numpy.apply_along_axis() in Python

numpy.apply_along_axis(1d_func, axis, array, *args, **kwargs) : helps us to apply a required function to 1D slices of the given array.
1d_func(ar, *args) : works on 1-D arrays, where ar is 1D slice of arr along axis.

Parameters :

1d_func  : the required function to perform over 1D array. It can only be applied in 
         1D slices of input array and that too along a particular axis. 
axis     : required axis along which we want input array to be sliced
array    : Input array to work on 
*args    : Additional arguments to 1D_function 
**kwargs : Additional arguments to 1D_function  

What *args and **kwargs actually are ?
Both of these allow you to pass a variable no. of arguments to the function.
*args : allow to send a non-keyword variable length argument list to the function.



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# Python Program illustrating 
# use of *args
  
args = [3, 8]
a = list(range(*args))
print("use of args  : \n   ", a)

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Output :

use of args  : 
    [3, 4, 5, 6, 7]

**kwargs : allows you to pass keyword variable length of argument to a function. It is used when we want to handle named argument in a function.

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# Python Program illustrating 
# use of **kwargs
  
def test_args_kwargs(in1, in2, in3):
    print ("in1:", in1)
    print ("in2:", in2)
    print ("in3:", in3)
      
      
kwargs = {"in3": 1, "in2": "No.","in1":"geeks"}
test_args_kwargs(**kwargs)

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Output :

in1: geeks
in2: No.
in3: 1

Code 1 : Python code explaining the use of numpy.apply_along_axis().

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# Python Program illustarting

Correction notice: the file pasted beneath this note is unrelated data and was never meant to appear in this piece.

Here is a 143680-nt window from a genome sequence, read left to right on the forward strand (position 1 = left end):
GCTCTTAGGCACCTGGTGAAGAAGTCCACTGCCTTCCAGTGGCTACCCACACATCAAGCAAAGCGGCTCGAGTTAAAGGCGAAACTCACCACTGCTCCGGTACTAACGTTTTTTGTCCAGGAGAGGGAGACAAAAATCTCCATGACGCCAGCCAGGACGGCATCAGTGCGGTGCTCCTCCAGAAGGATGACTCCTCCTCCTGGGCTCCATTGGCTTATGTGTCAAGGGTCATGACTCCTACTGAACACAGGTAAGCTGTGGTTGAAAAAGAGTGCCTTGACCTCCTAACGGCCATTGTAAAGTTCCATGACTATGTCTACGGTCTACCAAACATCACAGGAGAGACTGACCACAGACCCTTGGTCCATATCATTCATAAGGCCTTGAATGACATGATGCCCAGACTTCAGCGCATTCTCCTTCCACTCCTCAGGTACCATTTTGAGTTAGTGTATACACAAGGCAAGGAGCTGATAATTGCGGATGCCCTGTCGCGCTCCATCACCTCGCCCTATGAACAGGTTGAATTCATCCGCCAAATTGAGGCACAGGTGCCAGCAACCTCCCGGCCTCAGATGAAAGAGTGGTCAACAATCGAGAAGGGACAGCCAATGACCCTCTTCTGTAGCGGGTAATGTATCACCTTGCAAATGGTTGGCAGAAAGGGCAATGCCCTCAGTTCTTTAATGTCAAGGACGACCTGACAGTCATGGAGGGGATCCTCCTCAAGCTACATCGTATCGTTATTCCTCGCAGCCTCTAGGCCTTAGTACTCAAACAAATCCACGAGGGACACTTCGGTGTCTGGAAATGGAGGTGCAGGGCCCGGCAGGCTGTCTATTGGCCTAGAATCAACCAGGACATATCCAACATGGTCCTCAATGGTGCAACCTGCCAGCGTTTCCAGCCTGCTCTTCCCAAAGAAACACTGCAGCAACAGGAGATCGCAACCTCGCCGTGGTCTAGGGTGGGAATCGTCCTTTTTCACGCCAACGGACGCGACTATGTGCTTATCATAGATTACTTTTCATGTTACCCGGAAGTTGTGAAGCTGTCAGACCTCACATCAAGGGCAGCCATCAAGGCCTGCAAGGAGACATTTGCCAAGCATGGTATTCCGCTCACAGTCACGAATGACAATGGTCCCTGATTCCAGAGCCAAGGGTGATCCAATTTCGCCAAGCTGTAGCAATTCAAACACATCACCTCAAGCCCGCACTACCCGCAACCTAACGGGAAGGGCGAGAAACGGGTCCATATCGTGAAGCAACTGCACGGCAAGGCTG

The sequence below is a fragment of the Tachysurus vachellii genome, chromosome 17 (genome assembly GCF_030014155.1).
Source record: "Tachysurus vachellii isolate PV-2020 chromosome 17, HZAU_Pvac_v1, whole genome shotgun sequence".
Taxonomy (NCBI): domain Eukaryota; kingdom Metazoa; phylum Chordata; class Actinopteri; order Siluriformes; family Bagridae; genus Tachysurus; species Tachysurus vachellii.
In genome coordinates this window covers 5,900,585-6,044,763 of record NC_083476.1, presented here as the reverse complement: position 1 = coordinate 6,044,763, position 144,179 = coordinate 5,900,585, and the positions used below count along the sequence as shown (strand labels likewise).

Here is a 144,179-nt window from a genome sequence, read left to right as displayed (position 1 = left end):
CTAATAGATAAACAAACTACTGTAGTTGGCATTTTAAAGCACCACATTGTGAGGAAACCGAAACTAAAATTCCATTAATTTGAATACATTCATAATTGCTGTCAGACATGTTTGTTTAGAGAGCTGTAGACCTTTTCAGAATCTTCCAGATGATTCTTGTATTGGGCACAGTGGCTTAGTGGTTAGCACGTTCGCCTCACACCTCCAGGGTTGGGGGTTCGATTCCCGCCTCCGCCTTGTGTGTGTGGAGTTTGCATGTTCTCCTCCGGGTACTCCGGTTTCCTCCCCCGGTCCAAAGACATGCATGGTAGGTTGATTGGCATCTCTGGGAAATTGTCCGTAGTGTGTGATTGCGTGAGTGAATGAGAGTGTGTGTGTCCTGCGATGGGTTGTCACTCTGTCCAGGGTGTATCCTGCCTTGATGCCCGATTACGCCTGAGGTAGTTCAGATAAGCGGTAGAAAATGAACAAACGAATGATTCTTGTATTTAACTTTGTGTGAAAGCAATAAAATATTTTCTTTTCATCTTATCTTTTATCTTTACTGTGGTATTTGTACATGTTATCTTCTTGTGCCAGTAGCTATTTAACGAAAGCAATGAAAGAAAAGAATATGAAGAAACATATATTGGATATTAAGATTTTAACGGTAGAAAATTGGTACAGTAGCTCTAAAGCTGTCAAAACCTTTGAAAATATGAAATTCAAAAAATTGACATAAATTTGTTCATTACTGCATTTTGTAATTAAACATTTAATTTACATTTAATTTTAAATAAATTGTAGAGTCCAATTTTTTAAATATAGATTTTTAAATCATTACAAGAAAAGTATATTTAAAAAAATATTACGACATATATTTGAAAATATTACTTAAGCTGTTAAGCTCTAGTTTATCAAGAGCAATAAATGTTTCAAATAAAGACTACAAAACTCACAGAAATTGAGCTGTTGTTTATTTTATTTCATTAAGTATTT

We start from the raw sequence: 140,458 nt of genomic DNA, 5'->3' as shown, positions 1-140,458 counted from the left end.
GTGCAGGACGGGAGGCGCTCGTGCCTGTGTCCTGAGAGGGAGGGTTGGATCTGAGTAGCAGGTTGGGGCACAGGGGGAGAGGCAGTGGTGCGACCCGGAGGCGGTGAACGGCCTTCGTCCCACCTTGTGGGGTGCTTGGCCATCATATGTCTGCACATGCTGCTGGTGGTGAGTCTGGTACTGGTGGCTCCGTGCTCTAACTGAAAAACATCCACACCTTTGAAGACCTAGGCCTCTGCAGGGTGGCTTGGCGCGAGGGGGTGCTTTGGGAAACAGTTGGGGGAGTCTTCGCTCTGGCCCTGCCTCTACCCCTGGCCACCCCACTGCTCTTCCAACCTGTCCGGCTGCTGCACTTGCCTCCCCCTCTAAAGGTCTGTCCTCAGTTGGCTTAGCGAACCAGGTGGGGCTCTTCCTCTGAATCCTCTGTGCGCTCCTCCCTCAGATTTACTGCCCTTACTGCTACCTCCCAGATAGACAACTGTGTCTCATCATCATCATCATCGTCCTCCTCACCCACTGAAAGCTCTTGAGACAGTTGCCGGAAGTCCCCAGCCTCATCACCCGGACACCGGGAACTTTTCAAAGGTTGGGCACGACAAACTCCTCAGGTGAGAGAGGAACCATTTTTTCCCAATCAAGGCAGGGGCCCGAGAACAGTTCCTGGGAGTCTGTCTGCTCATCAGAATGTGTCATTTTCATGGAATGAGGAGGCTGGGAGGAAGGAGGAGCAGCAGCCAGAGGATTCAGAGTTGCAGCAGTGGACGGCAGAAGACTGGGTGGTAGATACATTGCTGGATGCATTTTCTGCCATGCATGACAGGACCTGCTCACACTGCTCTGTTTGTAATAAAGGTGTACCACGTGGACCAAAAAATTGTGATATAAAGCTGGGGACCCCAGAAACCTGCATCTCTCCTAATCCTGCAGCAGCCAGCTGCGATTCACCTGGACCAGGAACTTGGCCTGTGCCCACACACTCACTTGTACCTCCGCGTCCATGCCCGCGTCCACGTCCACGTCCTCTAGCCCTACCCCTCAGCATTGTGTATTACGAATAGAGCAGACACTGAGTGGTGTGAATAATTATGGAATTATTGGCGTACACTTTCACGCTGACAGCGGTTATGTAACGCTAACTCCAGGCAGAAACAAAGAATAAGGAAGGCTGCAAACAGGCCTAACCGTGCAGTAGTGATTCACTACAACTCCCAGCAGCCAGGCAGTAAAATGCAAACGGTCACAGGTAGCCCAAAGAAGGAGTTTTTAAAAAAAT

# apply_along_axis() in NumPy
  
import numpy as geek 
  
# 1D_func is "geek_fun"
def geek_fun(a):
    # Returning the sum of elements at start index and at last index
    # inout array
     return (a[0] + a[-1])
   
arr = geek.array([[1,2,3], 
                [4,5,6], 
                [7,8,9]])
      
'''
              -> [1,2,3] <-   1 + 7
                 [4,5,6]      2 + 8
              -> [7,8,9] <-   3 + 9
''' 
print("axis=0 : ", geek.apply_along_axis(geek_fun, 0, arr))
print("\n")
  
'''             |   |
               [1,2,3]   1 + 3
               [4,5,6]   4 + 6
               [7,8,9]   7 + 9
                ^   ^               
''' 
print("axis=1 : ", geek.apply_along_axis(geek_fun, 1, arr))

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Output :

axis=0 :  [ 8 10 12]


axis=1 :  [ 4 10 16]

Code 2 : Sorting using apply_along_axis() in NumPy Python

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# Python Program illustarting
# apply_along_axis() in NumPy
  
import numpy as geek 
  
geek_array = geek.array([[8,1,7],
                         [4,3,9],
                         [5,2,6]])
  
# using pre-defined sorted function as 1D_func
print("Sorted as per axis 1 : \n", geek.apply_along_axis(sorted, 1, geek_array))
  
print("\n")
  
print("Sorted as per axis 0 : \n", geek.apply_along_axis(sorted, 0, geek_array))

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Output :

Sorted as per axis 1 : 
 [[1 7 8]
 [3 4 9]
 [2 5 6]]


Sorted as per axis 0 : 
 [[4 1 6]
 [5 2 7]
 [8 3 9]]

Note :
These NumPy-Python programs won’t run on onlineID, so run them on your systems to explore them
.
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